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Two new Android malwares with the ability to steal bank accounts have been detected

Antivirus program Mister Phone Cleaner and Kylhavy Mobile Security have been downloaded a total of 60,000 times so far, and their goal is to speed up bank account logins, which they do by installing a fuller version of the infamous SharkBot malware.

These two apps were first released on the Google Play Store because they did not contain any malicious code that would have caused Google to reject them. Mister Phone Cleaner and Kylhavy Mobile Security are utilities created to transfer malware to Android smartphones. After installing these programs, a message is displayed to the user telling them to install the update package for more complete protection against threats, which is actually a method to install SharkBot on the victim’s phone.

Android malware

Although these apps have now been removed from the Google Play Store, people who have already downloaded them should remove them as soon as possible, otherwise, there is a possibility that their personal information and sensitive accounts, including their bank accounts, will be compromised.

SharkBot was first discovered in late 2021, and the first accompanying apps were spotted in the Google App Store in March of this year. The modus operandi at the time was to steal information through keyloggers, intercept text messages, trick users using screen overlay attacks to reveal sensitive information, or give cybercriminals remote control of an infected device by abusing access services.

Android malware

An upgraded version called SharkBot 2 was spotted in May, and Fox-IT stumbled upon version 2.25 on August 22; An update that could steal through cookies and user login to bank accounts. Newly discovered apps with SharkBot 2.25 don’t exploit accessibility services and don’t require direct response features, as these can make it harder to get them approved for official release on Google Play.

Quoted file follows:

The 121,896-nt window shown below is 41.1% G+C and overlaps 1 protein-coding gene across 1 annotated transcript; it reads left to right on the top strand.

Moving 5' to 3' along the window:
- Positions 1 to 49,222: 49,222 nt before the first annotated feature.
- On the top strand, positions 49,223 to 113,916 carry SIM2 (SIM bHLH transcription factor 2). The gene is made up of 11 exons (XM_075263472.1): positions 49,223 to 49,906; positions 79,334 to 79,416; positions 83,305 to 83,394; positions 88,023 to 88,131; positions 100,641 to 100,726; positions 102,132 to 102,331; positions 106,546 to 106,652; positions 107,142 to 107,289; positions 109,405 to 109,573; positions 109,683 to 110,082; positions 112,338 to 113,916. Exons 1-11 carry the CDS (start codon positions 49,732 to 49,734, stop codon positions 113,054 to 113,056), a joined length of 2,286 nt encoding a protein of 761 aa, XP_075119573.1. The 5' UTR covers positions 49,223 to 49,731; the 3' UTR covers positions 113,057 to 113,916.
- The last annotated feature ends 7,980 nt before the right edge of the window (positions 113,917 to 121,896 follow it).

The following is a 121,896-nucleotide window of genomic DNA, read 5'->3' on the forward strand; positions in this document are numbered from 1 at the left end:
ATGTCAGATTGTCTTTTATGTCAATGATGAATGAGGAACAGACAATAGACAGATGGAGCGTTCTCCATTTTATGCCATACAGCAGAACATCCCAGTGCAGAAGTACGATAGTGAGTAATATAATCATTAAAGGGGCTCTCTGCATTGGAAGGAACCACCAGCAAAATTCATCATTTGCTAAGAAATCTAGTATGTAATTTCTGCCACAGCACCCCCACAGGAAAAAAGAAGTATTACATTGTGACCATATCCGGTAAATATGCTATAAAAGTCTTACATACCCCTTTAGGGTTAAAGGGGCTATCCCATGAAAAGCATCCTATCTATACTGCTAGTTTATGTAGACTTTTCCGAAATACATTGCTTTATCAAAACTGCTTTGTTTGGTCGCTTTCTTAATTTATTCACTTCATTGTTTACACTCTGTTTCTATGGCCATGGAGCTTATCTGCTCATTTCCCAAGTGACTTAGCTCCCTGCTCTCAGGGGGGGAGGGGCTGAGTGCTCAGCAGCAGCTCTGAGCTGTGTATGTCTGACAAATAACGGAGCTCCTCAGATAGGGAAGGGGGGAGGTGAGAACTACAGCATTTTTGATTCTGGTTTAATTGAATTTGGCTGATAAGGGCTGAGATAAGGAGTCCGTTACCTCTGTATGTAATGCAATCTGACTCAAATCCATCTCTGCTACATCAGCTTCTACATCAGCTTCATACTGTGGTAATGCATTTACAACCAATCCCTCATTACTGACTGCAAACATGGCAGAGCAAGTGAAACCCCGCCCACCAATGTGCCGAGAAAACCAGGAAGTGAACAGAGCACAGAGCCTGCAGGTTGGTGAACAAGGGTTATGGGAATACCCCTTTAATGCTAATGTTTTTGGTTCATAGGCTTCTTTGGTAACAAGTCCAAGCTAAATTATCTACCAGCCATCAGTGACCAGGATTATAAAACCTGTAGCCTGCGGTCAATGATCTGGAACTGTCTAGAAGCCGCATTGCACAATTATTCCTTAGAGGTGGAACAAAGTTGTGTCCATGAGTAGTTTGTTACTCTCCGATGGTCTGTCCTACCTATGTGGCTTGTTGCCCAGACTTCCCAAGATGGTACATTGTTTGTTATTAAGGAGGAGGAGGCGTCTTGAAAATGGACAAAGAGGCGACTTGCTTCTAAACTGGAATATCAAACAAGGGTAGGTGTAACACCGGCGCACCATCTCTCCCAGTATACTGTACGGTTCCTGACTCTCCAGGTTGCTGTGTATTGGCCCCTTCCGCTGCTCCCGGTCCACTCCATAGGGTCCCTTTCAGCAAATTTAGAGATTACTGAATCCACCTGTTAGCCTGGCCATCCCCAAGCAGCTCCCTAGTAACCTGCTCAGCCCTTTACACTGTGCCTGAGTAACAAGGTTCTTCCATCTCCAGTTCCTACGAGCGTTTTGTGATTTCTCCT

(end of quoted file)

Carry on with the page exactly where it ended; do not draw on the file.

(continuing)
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The new SharkBot malware instead asks command and control servers to download the Sharkbot APK file directly. After that, Dropper apps will notify the user about the new update and ask him to install the APK and grant the necessary permissions.

SharkBot encrypts its hard-coded configuration to prevent automatic detection.

When a user logs in to their bank account, SharkBot uses its own logger to remove valid session cookies and send it to the command and control server. Cookies are valuable to threat actors because they help them bypass fingerprint checks and, in some cases, don’t even require user authentication tokens.

SharkBot can steal data such as passwords and account balances from official banking applications. Of course, in some applications, fingerprints can prevent attackers from entering.

SharkBot appears to be targeting users in Australia, Austria, Germany, Italy, Poland, Spain, the United Kingdom, and the United States.

The SharkBot developers are still working to improve the malware, and Fox-IT expects the team to launch more malware campaigns in the future.

To avoid falling into the trap of such programs, it is better not to download them from unknown publishers, especially those that are not very popular among users.


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